Alabama Football Coach Nick Saban previews Alabama vs. CSU; Saban says rain helps offense over defense; fields questions from national media about recruiting, and Ricky Williams’ coaching prospects
By Hunter Ford
Nick Saban continued to repeat his mantra of focus and consistency in his weekly teleconference Wednesday morning. He also answered questions about his recruiting plans and about former Miami Dolphin running back Ricky Williams.
“The big focus with our team, this week, is we need to improve,” Saban said. “Obviously we played a very good team (Texas A&M).”
Saban said the Tide “did some very good things” it a shoot-out with the Aggies, which he called an “especially good team.” He said the 49-42 victory was “great for the fans” but “takes years off your life, if you’re a coach.”
Saban said he was pleased with the performance of the offensive line, which looked shaky in the opener against Virginia Tech. The Tide O-line improved greatly in its second game, he said.
“I thought they did a fabulous job,” Saban said. “They controlled the line of scrimmage, they protected the quarterback, they controlled the tempo really well.”
Still, Saban said there was room for improvement. “I hope everybody is focused on making those improvements,” he said.
The Tide’s next opponent, Colorado State, will be coached by former Alabama offensive coordinator Jim McElwain. The Rams lost close games to Colorado and Tulsa, and beat Cal Poly, while racking up impressive offensive stats.
Saban said McElwain has done a good job with the resources he has at Colorado State, and said McElwain would provide a “special challenge” for the Tide because of his knowledge of the program.
Rain is forecast for the showdown with McElwain and company. Saban said he believes rain would favor the offensive side of the ball.
“I think there’s a lot of misnomers about rain,” he said. “I think it is a lot harder to play pass defense in the rain than it is for the offense to pass the ball. We can’t allow circumstances or conditions to dictate how we play.”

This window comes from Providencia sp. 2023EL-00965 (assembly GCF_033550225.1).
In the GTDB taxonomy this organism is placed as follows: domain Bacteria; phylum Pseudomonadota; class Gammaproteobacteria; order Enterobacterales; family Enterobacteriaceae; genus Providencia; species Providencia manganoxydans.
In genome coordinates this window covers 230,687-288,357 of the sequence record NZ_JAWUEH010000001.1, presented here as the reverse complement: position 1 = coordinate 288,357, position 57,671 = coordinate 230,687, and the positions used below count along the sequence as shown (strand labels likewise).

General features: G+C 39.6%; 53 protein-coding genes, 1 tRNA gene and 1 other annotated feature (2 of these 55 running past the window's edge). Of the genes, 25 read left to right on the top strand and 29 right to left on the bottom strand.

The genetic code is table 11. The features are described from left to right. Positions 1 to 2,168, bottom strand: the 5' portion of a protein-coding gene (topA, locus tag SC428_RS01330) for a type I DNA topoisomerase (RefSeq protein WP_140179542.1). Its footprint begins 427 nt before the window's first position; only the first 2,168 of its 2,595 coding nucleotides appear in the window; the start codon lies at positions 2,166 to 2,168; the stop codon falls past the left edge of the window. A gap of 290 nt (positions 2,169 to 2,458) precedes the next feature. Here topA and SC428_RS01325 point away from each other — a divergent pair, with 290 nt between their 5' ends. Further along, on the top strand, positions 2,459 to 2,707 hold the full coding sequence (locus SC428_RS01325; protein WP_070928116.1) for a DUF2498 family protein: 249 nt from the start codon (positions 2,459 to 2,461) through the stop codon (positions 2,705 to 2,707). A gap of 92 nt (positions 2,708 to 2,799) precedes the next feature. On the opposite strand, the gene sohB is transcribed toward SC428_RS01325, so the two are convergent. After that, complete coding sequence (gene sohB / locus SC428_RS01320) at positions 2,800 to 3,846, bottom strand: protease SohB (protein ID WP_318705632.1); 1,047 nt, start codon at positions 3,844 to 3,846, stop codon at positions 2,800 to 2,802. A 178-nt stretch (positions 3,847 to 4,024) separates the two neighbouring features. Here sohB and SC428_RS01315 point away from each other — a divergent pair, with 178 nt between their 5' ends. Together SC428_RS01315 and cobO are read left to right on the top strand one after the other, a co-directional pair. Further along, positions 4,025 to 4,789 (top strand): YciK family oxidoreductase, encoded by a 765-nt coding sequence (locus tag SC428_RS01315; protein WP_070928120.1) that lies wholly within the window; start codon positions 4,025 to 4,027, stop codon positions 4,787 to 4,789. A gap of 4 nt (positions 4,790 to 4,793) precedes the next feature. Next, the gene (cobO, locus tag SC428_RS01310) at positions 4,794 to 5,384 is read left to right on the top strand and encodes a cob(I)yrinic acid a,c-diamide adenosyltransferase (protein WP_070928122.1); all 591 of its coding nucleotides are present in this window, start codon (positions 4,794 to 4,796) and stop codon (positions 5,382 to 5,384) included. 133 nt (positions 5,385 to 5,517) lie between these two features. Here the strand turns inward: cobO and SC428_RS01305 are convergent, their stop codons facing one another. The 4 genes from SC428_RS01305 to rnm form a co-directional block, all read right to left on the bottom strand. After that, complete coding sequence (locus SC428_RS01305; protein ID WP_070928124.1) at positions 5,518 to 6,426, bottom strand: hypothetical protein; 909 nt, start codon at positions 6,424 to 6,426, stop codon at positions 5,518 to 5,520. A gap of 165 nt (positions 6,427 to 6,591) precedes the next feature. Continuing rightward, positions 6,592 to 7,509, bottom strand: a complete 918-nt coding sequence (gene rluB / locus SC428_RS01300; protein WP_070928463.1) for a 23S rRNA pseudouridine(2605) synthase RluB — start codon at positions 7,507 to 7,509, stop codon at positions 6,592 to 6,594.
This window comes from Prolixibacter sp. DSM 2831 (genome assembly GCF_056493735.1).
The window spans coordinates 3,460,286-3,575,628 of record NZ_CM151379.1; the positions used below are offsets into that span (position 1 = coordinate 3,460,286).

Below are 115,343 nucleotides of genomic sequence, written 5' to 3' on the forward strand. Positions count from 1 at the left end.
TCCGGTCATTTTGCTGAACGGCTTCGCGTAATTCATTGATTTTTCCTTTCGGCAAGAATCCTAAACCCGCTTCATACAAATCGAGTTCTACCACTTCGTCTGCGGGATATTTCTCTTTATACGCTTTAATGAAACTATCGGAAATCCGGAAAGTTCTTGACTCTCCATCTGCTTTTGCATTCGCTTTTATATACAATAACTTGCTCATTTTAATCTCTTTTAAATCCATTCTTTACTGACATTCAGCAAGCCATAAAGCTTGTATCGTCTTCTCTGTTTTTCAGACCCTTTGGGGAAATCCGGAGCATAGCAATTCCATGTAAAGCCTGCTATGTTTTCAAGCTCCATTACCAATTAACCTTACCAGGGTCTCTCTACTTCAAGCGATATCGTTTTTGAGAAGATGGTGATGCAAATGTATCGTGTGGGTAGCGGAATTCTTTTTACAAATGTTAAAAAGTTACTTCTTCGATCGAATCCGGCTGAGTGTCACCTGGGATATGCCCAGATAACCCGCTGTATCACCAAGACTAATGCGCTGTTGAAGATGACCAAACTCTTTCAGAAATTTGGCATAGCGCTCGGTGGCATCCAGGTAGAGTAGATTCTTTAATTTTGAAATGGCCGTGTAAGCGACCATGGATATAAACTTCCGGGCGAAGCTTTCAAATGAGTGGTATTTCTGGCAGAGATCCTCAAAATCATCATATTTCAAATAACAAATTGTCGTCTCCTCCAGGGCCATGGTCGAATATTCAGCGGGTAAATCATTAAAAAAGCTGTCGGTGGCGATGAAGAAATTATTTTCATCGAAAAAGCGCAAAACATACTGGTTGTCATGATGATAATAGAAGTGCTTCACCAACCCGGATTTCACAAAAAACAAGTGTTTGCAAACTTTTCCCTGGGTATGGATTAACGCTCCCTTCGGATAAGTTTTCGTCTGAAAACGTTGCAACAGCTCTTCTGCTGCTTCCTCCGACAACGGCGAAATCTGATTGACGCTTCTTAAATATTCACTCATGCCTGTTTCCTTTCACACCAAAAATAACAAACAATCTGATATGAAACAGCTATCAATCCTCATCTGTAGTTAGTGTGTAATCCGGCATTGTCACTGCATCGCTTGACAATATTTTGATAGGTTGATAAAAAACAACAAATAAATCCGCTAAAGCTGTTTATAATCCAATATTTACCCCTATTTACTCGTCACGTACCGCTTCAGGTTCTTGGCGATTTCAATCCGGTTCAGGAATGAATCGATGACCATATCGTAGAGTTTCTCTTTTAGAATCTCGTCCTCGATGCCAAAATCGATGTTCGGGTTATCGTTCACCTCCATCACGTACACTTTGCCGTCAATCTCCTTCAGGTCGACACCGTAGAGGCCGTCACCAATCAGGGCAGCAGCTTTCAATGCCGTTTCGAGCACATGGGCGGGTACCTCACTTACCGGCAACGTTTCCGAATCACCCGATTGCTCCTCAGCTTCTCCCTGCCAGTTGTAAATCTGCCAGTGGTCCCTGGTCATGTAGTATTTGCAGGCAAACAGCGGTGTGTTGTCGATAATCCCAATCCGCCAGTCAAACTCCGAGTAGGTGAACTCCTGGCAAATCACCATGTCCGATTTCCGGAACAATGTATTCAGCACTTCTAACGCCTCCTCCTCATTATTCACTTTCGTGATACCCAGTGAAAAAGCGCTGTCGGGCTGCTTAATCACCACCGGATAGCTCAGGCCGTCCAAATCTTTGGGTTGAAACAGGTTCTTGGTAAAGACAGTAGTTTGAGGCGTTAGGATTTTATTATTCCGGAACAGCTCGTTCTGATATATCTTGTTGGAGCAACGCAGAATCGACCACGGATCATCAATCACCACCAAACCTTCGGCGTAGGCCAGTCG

Tide cornerback Deion Belue is “making progress” but still deemed questionable for Saturday’s game. If he doesn’t play, there are five different players, according to Saban, including two unnamed freshmen, who could see playing time.
Saban said John Fulton, Bradley Sylve and Cyrus Jones, along with the two freshmen, are competing for the job. “And at the end of the week, we’ll see which one ofthose guys can play the best and those guys are the guys we’ll put out there in the game.”
Saban’s bottom line: “Our guys have to play better fundamentally and do it on a more consistent basis.”
Nick Saban on National Recruiting:
Saban fielded a question from the Wall Street Journal concerning his recruiting “in Big Ten country.”
Asked if he did that because of previous ties to Michigan State, where he coached in the 1990s, Saban said he tries to recruit anywhere he can find good players.
“We try to do a great job in our state,” he said. “We try to do a great job within a five-hour radius of our school, then, we do what we call ‘over-the-top’ recruiting.” Saban said he’s looking for players in Texas, Ohio and the Washington D.C. area, or wherever he can find players to “compliment” the home-grown talent, or players who may be “the top players in the country.”
Nick Saban on Ricky Williams:
Saban was asked by USA Today about the coaching prospects of former Heisman Trophy winner Ricky Williams. Williams is known for his unique personality and for failing drug tests in the NFL, and abruptly leaving the Miami Dolphins. Saban coached Williams at Miami.
Saban said “people talk about Ricky for a lot of reasons,” but determined that “Ricky Williams will be a great coach.” Saban even went as far as to say, “Having him on our staff someday is something we would consider.”
Williams’ college coach, Mack Brown, of Texas, and Saban, wrote recommendations for Williams for the job he currently holds as an assistant at The University ofthe Incarnate Word, a small Catholic school in San Antonio, Texas.
Saban praised Williams for his competitive nature and his interest in the game of football.
“He was like a Pop Warner kid standing next to you, saying ‘When you gonna put me in the game coach?’” Saban recalled.